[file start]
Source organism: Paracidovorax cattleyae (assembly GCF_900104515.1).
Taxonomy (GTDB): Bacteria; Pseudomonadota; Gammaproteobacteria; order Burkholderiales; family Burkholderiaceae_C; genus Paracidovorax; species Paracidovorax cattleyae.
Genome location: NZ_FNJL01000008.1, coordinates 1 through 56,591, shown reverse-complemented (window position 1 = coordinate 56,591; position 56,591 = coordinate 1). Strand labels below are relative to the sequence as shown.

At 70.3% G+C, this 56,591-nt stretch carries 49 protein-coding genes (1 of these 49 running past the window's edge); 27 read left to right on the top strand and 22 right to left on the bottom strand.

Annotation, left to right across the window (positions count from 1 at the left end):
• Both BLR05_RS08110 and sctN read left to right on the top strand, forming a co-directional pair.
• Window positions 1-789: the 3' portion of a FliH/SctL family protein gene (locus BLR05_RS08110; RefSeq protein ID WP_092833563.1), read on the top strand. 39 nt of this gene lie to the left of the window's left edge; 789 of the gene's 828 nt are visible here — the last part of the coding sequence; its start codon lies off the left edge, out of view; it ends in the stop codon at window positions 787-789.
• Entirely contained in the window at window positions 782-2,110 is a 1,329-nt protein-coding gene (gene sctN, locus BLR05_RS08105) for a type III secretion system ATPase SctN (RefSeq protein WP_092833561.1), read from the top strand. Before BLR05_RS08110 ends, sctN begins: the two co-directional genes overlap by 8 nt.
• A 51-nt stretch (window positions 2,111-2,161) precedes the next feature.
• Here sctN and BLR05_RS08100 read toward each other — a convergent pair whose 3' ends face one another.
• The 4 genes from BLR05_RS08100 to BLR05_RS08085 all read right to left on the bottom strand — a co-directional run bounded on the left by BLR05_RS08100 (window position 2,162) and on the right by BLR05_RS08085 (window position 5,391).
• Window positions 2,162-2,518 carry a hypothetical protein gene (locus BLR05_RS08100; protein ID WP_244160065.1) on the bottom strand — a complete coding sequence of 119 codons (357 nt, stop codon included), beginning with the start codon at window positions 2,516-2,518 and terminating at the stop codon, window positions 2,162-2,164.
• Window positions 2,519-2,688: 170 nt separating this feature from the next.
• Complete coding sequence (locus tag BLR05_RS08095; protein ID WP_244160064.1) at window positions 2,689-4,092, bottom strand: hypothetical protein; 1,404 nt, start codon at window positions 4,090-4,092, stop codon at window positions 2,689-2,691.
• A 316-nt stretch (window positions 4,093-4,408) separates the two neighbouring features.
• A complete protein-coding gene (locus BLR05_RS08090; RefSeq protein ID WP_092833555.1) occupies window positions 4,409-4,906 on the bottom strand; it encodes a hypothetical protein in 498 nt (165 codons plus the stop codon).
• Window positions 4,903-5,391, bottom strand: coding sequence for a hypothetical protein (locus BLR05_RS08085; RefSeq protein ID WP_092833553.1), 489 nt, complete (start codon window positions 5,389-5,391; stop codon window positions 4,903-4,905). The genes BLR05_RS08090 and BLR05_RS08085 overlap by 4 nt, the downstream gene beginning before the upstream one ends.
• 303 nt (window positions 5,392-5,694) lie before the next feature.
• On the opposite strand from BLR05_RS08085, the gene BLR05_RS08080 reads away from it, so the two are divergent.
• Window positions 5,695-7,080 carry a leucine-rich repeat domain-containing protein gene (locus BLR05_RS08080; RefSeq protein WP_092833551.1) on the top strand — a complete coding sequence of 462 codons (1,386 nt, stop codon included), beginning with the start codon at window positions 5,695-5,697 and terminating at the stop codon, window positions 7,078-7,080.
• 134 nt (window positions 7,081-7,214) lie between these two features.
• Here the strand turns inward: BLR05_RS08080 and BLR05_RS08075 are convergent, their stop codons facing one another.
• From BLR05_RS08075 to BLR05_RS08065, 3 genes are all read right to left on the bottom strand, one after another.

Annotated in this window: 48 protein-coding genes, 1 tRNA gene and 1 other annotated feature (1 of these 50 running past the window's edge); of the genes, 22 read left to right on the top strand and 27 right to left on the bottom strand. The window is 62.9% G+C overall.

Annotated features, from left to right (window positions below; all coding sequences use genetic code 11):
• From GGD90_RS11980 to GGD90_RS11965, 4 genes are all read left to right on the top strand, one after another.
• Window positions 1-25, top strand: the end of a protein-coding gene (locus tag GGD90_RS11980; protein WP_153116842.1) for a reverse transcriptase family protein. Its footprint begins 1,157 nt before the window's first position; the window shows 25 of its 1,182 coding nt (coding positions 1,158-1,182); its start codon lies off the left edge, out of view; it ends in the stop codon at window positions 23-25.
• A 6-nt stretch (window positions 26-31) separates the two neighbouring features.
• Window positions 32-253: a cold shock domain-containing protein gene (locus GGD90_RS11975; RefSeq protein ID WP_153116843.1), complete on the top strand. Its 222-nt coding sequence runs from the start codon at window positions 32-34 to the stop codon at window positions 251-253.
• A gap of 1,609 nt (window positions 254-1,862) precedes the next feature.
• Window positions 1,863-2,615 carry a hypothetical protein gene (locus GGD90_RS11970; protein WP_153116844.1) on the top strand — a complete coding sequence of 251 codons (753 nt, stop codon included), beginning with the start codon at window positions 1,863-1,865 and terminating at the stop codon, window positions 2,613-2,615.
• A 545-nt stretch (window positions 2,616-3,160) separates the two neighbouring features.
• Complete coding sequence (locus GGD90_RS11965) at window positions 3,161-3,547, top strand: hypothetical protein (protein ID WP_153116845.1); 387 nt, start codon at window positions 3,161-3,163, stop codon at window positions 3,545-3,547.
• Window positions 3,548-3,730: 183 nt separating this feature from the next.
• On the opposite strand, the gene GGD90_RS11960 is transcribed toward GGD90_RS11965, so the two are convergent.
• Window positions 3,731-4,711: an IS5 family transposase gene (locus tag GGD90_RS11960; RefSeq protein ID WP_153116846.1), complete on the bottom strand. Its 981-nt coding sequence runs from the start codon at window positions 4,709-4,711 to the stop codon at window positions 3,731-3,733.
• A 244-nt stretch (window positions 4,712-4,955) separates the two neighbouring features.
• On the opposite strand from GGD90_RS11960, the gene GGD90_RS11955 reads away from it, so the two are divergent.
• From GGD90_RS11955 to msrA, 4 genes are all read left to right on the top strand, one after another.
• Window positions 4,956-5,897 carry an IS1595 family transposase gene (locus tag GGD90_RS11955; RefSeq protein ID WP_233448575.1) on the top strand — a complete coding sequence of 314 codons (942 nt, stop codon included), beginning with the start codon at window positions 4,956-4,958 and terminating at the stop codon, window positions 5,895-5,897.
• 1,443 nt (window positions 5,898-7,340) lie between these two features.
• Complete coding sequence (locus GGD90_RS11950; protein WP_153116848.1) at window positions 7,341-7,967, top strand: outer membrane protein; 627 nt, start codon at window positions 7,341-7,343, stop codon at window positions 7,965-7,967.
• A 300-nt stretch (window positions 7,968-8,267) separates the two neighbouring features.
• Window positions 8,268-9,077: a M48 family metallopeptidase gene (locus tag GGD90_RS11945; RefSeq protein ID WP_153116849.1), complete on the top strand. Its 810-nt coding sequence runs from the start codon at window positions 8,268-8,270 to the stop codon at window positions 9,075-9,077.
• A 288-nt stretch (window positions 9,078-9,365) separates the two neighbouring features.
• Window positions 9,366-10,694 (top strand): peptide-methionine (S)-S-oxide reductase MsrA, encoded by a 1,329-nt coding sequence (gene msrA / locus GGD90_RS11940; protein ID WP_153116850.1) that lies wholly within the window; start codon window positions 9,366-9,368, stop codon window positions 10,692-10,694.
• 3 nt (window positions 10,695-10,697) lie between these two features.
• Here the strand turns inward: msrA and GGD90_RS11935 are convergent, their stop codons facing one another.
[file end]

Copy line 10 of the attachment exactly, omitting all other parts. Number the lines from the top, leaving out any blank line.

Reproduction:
• Here sctN and BLR05_RS08100 read toward each other — a convergent pair whose 3' ends face one another.